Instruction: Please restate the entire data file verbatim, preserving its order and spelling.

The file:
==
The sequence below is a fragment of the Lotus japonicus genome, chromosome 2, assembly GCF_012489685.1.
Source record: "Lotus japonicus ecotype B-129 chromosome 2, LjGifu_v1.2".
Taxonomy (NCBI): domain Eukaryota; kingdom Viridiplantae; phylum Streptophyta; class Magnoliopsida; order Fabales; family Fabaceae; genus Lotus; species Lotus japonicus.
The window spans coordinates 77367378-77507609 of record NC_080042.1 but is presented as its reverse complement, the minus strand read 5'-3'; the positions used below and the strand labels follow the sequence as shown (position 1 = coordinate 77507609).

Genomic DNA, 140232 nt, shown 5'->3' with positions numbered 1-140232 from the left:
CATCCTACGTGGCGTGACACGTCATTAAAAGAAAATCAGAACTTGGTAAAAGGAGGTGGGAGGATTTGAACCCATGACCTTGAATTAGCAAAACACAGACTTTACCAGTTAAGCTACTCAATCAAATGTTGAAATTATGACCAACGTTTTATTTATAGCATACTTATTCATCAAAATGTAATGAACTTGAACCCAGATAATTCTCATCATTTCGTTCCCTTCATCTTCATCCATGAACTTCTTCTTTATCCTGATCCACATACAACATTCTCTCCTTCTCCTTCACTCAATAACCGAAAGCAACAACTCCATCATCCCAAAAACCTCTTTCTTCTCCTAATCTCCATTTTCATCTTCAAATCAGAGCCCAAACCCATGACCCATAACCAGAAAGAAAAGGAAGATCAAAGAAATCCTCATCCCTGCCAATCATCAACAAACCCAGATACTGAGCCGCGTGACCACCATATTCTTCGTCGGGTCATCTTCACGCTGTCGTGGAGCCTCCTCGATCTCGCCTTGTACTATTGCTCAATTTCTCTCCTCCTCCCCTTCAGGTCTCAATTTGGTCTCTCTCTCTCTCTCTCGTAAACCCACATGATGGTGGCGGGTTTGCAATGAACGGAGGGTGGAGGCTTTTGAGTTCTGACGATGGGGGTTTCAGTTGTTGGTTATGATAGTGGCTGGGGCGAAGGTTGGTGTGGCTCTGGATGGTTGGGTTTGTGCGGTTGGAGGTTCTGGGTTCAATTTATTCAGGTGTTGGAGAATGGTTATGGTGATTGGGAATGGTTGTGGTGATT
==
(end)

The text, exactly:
The sequence below is a fragment of the Lotus japonicus genome, chromosome 2, assembly GCF_012489685.1.
Source record: "Lotus japonicus ecotype B-129 chromosome 2, LjGifu_v1.2".
Taxonomy (NCBI): domain Eukaryota; kingdom Viridiplantae; phylum Streptophyta; class Magnoliopsida; order Fabales; family Fabaceae; genus Lotus; species Lotus japonicus.
The window spans coordinates 77367378-77507609 of record NC_080042.1 but is presented as its reverse complement, the minus strand read 5'-3'; the positions used below and the strand labels follow the sequence as shown (position 1 = coordinate 77507609).

Genomic DNA, 140232 nt, shown 5'->3' with positions numbered 1-140232 from the left:
CATCCTACGTGGCGTGACACGTCATTAAAAGAAAATCAGAACTTGGTAAAAGGAGGTGGGAGGATTTGAACCCATGACCTTGAATTAGCAAAACACAGACTTTACCAGTTAAGCTACTCAATCAAATGTTGAAATTATGACCAACGTTTTATTTATAGCATACTTATTCATCAAAATGTAATGAACTTGAACCCAGATAATTCTCATCATTTCGTTCCCTTCATCTTCATCCATGAACTTCTTCTTTATCCTGATCCACATACAACATTCTCTCCTTCTCCTTCACTCAATAACCGAAAGCAACAACTCCATCATCCCAAAAACCTCTTTCTTCTCCTAATCTCCATTTTCATCTTCAAATCAGAGCCCAAACCCATGACCCATAACCAGAAAGAAAAGGAAGATCAAAGAAATCCTCATCCCTGCCAATCATCAACAAACCCAGATACTGAGCCGCGTGACCACCATATTCTTCGTCGGGTCATCTTCACGCTGTCGTGGAGCCTCCTCGATCTCGCCTTGTACTATTGCTCAATTTCTCTCCTCCTCCCCTTCAGGTCTCAATTTGGTCTCTCTCTCTCTCTCTCGTAAACCCACATGATGGTGGCGGGTTTGCAATGAACGGAGGGTGGAGGCTTTTGAGTTCTGACGATGGGGGTTTCAGTTGTTGGTTATGATAGTGGCTGGGGCGAAGGTTGGTGTGGCTCTGGATGGTTGGGTTTGTGCGGTTGGAGGTTCTGGGTTCAATTTATTCAGGTGTTGGAGAATGGTTATGGTGATTGGGAATGGTTGTGGTGATT